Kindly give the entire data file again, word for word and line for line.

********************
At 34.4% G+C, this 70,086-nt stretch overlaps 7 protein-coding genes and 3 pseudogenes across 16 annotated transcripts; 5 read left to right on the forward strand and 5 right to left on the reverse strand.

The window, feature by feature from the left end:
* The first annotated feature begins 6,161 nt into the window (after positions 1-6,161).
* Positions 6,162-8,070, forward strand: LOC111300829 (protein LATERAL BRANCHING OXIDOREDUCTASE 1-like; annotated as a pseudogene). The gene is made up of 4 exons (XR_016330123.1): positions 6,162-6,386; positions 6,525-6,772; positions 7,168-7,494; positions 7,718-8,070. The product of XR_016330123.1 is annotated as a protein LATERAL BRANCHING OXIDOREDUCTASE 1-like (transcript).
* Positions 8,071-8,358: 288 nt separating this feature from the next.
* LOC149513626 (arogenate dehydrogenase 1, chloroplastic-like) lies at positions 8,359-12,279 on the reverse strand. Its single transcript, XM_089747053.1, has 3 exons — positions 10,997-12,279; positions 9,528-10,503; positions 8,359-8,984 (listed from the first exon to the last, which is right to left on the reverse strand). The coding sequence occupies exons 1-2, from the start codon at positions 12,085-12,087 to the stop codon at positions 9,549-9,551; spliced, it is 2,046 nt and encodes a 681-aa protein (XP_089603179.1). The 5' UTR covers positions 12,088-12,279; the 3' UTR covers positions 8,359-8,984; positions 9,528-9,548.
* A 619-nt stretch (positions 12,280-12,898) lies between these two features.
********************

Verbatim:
At 34.4% G+C, this 70,086-nt stretch overlaps 7 protein-coding genes and 3 pseudogenes across 16 annotated transcripts; 5 read left to right on the forward strand and 5 right to left on the reverse strand.

The window, feature by feature from the left end:
* The first annotated feature begins 6,161 nt into the window (after positions 1-6,161).
* Positions 6,162-8,070, forward strand: LOC111300829 (protein LATERAL BRANCHING OXIDOREDUCTASE 1-like; annotated as a pseudogene). The gene is made up of 4 exons (XR_016330123.1): positions 6,162-6,386; positions 6,525-6,772; positions 7,168-7,494; positions 7,718-8,070. The product of XR_016330123.1 is annotated as a protein LATERAL BRANCHING OXIDOREDUCTASE 1-like (transcript).
* Positions 8,071-8,358: 288 nt separating this feature from the next.
* LOC149513626 (arogenate dehydrogenase 1, chloroplastic-like) lies at positions 8,359-12,279 on the reverse strand. Its single transcript, XM_089747053.1, has 3 exons — positions 10,997-12,279; positions 9,528-10,503; positions 8,359-8,984 (listed from the first exon to the last, which is right to left on the reverse strand). The coding sequence occupies exons 1-2, from the start codon at positions 12,085-12,087 to the stop codon at positions 9,549-9,551; spliced, it is 2,046 nt and encodes a 681-aa protein (XP_089603179.1). The 5' UTR covers positions 12,088-12,279; the 3' UTR covers positions 8,359-8,984; positions 9,528-9,548.
* A 619-nt stretch (positions 12,280-12,898) lies between these two features.